Geordie Defined - You pick your favourite
My Chambers dictionary says:-
noun 1:- A person from Tyneside.
noun 2:- The Tyneside dialect.
adj. 1:- of or relating to Tyneside, its people, or their dialect. [diminutive of the
The Newcastle City Council web site gives (or used to
give) 7 possible explanations of the origin.
The possibilities are:-
- The name was born in the Jacobite Rebellion of 1745, when the Jacobites by-passed Newcastle which,
as well as favouring the Hanovarian King George, was also a well guarded garrison. The Jacobites
then said that Newcastle and the surrounding areas were all "for George". Hence the name
Geordie used as a derivation of George.
- The name originated from the coal mines of Durham and Northumberland, for many poems and songs
written about, and in the dialect of, these two counties speak of the "Geordie". The Oxford
English Dictionary states that the word was first used to describe a local pitman or miner in 1876.
- The third possible origin is from George Stephenson, who in 1815 invented the miners' lamp.
Local miners used this lamp in preference to that invented by Sir Humphrey Davy. The lamp, and eventually,
the miners themselves became known as "Geordies". The Oxford English Dictionary cites
the first use of the word in this context in a mining glossary of 1881.
- In 1826 George Stephenson gave evidence to a Parliamentary Commission on Railways at which his
blunt speech and dialect drew contemptuous sneers. From that date, it is said that Londoners began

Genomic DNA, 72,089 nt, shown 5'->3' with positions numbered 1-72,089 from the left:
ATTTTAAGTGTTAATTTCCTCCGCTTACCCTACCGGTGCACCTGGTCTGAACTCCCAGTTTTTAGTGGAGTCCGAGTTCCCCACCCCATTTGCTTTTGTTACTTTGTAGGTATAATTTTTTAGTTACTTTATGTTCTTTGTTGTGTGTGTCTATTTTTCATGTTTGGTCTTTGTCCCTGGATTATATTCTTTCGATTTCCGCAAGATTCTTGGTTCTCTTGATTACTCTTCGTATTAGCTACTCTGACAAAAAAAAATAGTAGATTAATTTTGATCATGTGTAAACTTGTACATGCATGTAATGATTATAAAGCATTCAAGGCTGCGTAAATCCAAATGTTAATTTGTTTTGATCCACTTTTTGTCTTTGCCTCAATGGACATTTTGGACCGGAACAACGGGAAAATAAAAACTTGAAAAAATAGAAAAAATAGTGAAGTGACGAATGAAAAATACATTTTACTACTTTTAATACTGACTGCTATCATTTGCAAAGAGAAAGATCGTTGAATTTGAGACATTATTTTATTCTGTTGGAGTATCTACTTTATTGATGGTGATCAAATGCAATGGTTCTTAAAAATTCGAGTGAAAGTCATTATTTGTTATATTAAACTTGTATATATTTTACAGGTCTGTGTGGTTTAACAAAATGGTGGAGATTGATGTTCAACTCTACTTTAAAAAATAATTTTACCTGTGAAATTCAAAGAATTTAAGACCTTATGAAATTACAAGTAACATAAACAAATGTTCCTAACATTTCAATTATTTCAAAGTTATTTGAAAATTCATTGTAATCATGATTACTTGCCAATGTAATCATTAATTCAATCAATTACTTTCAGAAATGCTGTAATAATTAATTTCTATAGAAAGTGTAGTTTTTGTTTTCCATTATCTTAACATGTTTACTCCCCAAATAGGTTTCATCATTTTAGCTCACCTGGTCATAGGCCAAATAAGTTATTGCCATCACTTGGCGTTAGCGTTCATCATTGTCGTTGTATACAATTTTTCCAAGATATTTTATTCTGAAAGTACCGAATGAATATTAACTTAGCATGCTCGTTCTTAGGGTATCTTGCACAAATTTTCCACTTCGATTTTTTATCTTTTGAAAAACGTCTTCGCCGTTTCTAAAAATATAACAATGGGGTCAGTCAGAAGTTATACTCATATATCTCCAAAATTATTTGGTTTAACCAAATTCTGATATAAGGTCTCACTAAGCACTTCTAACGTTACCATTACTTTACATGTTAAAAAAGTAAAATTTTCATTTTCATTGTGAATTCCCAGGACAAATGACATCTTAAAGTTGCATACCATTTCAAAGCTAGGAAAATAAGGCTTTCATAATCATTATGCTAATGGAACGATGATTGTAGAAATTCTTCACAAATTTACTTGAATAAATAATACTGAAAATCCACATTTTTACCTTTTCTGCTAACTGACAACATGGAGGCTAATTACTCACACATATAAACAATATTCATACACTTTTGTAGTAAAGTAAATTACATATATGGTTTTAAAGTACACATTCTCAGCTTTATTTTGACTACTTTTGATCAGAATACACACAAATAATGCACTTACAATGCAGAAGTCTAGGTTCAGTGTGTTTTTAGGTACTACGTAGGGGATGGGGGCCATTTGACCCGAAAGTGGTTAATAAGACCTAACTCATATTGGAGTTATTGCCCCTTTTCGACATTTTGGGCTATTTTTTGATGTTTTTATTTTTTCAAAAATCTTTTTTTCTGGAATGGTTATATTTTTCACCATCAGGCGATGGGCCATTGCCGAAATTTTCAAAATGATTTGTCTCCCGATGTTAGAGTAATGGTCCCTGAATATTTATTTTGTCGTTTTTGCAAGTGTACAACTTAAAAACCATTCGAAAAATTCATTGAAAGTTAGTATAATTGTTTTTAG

to call the colliers which carried coal ftorn the Tyne to the Thames "Geordies". Both
the boats and the men who worked on them were called "Geordies".
- Frank Graharn, a local writer and publisher, maintains that the name originally was a term of
abuse meaning "fool". It was first used in this way in 1823, when a local showman Billy
Purvis, used it to put down a rival. He is quoted as saying " Noo yor a fair doon feul, not
an artificial feul like Billy Purvis! Thous a real Geordie!" (From: Robson, LP. The life &
adventures of the far-famed Billy Purvis 1849 p. 128). The word in this context appears to date
from the reign of the unpopular King George II who became insane. His son George III was also unpopular
because of his extravagance and his promiscuity. (Graham, F. Geordie Dictionary 1979)
- Dictionaries also record that the word is used to describe natives of Tyneside, or things pertaining
- Local Folklore has it that a Geordie is someone born on the North side of the Tyne, within a 1
mile radius of Newcastle.
The Lads at work tell me "Its anyone born along the North Bank of the River Tyne !!!!.....
...... but again I'll leave you to make your OWN minds up !!
NEXT - A SHORT TOUR OF GEORDIELAND
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